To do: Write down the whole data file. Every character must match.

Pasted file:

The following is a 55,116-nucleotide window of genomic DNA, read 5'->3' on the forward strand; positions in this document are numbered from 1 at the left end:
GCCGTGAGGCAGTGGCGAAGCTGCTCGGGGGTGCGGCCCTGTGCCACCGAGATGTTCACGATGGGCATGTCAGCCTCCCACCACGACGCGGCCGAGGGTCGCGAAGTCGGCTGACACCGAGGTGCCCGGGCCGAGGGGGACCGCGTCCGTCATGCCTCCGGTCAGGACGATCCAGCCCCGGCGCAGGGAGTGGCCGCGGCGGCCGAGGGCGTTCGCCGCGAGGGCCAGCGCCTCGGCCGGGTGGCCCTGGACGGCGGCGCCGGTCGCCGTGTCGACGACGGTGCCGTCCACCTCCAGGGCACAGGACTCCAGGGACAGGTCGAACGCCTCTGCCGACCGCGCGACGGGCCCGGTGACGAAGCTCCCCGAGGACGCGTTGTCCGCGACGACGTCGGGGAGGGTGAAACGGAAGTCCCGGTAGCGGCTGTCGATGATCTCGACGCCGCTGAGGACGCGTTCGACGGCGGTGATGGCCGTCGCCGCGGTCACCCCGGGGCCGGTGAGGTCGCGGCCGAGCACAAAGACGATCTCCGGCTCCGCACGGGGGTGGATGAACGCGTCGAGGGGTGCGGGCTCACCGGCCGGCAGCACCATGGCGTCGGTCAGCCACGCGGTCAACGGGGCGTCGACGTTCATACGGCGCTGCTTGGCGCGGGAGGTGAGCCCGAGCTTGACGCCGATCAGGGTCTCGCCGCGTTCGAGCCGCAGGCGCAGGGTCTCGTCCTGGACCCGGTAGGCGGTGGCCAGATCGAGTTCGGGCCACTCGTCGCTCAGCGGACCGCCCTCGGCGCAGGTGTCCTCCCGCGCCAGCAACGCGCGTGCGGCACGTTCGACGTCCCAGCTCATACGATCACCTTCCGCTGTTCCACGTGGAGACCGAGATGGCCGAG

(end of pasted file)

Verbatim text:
The following is a 55,116-nucleotide window of genomic DNA, read 5'->3' on the forward strand; positions in this document are numbered from 1 at the left end:
GCCGTGAGGCAGTGGCGAAGCTGCTCGGGGGTGCGGCCCTGTGCCACCGAGATGTTCACGATGGGCATGTCAGCCTCCCACCACGACGCGGCCGAGGGTCGCGAAGTCGGCTGACACCGAGGTGCCCGGGCCGAGGGGGACCGCGTCCGTCATGCCTCCGGTCAGGACGATCCAGCCCCGGCGCAGGGAGTGGCCGCGGCGGCCGAGGGCGTTCGCCGCGAGGGCCAGCGCCTCGGCCGGGTGGCCCTGGACGGCGGCGCCGGTCGCCGTGTCGACGACGGTGCCGTCCACCTCCAGGGCACAGGACTCCAGGGACAGGTCGAACGCCTCTGCCGACCGCGCGACGGGCCCGGTGACGAAGCTCCCCGAGGACGCGTTGTCCGCGACGACGTCGGGGAGGGTGAAACGGAAGTCCCGGTAGCGGCTGTCGATGATCTCGACGCCGCTGAGGACGCGTTCGACGGCGGTGATGGCCGTCGCCGCGGTCACCCCGGGGCCGGTGAGGTCGCGGCCGAGCACAAAGACGATCTCCGGCTCCGCACGGGGGTGGATGAACGCGTCGAGGGGTGCGGGCTCACCGGCCGGCAGCACCATGGCGTCGGTCAGCCACGCGGTCAACGGGGCGTCGACGTTCATACGGCGCTGCTTGGCGCGGGAGGTGAGCCCGAGCTTGACGCCGATCAGGGTCTCGCCGCGTTCGAGCCGCAGGCGCAGGGTCTCGTCCTGGACCCGGTAGGCGGTGGCCAGATCGAGTTCGGGCCACTCGTCGCTCAGCGGACCGCCCTCGGCGCAGGTGTCCTCCCGCGCCAGCAACGCGCGTGCGGCACGTTCGACGTCCCAGCTCATACGATCACCTTCCGCTGTTCCACGTGGAGACCGAGATGGCCGAG